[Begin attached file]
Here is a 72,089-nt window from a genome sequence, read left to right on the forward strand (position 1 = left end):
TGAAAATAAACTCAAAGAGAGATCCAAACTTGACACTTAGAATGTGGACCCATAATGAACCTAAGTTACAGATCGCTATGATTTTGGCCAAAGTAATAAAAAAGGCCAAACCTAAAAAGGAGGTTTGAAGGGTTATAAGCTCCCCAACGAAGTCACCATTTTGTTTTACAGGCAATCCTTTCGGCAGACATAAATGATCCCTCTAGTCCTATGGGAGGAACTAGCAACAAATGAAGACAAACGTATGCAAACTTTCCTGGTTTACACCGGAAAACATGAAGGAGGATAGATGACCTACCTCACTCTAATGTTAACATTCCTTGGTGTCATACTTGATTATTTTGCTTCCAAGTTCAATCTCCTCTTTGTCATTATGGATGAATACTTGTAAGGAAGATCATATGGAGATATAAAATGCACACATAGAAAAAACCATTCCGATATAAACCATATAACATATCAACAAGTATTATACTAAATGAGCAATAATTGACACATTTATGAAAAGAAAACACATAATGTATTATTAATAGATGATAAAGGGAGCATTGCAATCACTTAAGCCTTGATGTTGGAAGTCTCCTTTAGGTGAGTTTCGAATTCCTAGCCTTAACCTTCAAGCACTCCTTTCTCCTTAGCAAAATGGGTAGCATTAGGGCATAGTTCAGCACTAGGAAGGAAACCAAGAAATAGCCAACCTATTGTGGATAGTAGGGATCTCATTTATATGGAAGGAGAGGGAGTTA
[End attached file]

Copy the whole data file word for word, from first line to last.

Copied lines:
Here is a 72,089-nt window from a genome sequence, read left to right on the forward strand (position 1 = left end):
TGAAAATAAACTCAAAGAGAGATCCAAACTTGACACTTAGAATGTGGACCCATAATGAACCTAAGTTACAGATCGCTATGATTTTGGCCAAAGTAATAAAAAAGGCCAAACCTAAAAAGGAGGTTTGAAGGGTTATAAGCTCCCCAACGAAGTCACCATTTTGTTTTACAGGCAATCCTTTCGGCAGACATAAATGATCCCTCTAGTCCTATGGGAGGAACTAGCAACAAATGAAGACAAACGTATGCAAACTTTCCTGGTTTACACCGGAAAACATGAAGGAGGATAGATGACCTACCTCACTCTAATGTTAACATTCCTTGGTGTCATACTTGATTATTTTGCTTCCAAGTTCAATCTCCTCTTTGTCATTATGGATGAATACTTGTAAGGAAGATCATATGGAGATATAAAATGCACACATAGAAAAAACCATTCCGATATAAACCATATAACATATCAACAAGTATTATACTAAATGAGCAATAATTGACACATTTATGAAAAGAAAACACATAATGTATTATTAATAGATGATAAAGGGAGCATTGCAATCACTTAAGCCTTGATGTTGGAAGTCTCCTTTAGGTGAGTTTCGAATTCCTAGCCTTAACCTTCAAGCACTCCTTTCTCCTTAGCAAAATGGGTAGCATTAGGGCATAGTTCAGCACTAGGAAGGAAACCAAGAAATAGCCAACCTATTGTGGATAGTAGGGATCTCATTTATATGGAAGGAGAGGGAGTTA